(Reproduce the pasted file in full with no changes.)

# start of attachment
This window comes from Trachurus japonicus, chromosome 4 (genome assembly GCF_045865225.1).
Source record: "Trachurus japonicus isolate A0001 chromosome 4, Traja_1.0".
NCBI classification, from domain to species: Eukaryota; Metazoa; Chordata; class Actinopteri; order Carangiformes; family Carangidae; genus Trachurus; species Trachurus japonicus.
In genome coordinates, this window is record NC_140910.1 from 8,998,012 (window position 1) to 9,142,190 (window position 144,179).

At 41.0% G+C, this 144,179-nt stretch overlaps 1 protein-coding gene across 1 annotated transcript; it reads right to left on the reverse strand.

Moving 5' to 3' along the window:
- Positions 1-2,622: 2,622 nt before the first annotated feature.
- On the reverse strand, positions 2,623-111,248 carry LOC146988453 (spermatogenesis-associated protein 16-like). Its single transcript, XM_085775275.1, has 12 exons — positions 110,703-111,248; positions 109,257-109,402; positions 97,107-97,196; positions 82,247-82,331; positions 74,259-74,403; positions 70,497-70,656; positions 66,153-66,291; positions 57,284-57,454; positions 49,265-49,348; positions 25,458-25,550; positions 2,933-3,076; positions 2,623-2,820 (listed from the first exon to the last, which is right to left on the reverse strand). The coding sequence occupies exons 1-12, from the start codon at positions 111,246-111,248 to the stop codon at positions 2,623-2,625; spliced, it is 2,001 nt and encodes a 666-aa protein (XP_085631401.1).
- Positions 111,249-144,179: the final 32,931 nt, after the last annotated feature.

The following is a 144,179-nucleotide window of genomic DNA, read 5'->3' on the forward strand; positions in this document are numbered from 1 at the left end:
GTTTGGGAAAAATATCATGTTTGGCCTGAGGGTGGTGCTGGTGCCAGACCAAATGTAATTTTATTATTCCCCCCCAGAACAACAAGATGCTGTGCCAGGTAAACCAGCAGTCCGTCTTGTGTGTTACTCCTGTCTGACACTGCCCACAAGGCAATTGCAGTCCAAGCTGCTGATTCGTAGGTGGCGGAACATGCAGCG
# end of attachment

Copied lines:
This window comes from Trachurus japonicus, chromosome 4 (genome assembly GCF_045865225.1).
Source record: "Trachurus japonicus isolate A0001 chromosome 4, Traja_1.0".
NCBI classification, from domain to species: Eukaryota; Metazoa; Chordata; class Actinopteri; order Carangiformes; family Carangidae; genus Trachurus; species Trachurus japonicus.
In genome coordinates, this window is record NC_140910.1 from 8,998,012 (window position 1) to 9,142,190 (window position 144,179).

At 41.0% G+C, this 144,179-nt stretch overlaps 1 protein-coding gene across 1 annotated transcript; it reads right to left on the reverse strand.

Moving 5' to 3' along the window:
- Positions 1-2,622: 2,622 nt before the first annotated feature.
- On the reverse strand, positions 2,623-111,248 carry LOC146988453 (spermatogenesis-associated protein 16-like). Its single transcript, XM_085775275.1, has 12 exons — positions 110,703-111,248; positions 109,257-109,402; positions 97,107-97,196; positions 82,247-82,331; positions 74,259-74,403; positions 70,497-70,656; positions 66,153-66,291; positions 57,284-57,454; positions 49,265-49,348; positions 25,458-25,550; positions 2,933-3,076; positions 2,623-2,820 (listed from the first exon to the last, which is right to left on the reverse strand). The coding sequence occupies exons 1-12, from the start codon at positions 111,246-111,248 to the stop codon at positions 2,623-2,625; spliced, it is 2,001 nt and encodes a 666-aa protein (XP_085631401.1).
- Positions 111,249-144,179: the final 32,931 nt, after the last annotated feature.

The following is a 144,179-nucleotide window of genomic DNA, read 5'->3' on the forward strand; positions in this document are numbered from 1 at the left end:
GTTTGGGAAAAATATCATGTTTGGCCTGAGGGTGGTGCTGGTGCCAGACCAAATGTAATTTTATTATTCCCCCCCAGAACAACAAGATGCTGTGCCAGGTAAACCAGCAGTCCGTCTTGTGTGTTACTCCTGTCTGACACTGCCCACAAGGCAATTGCAGTCCAAGCTGCTGATTCGTAGGTGGCGGAACATGCAGCG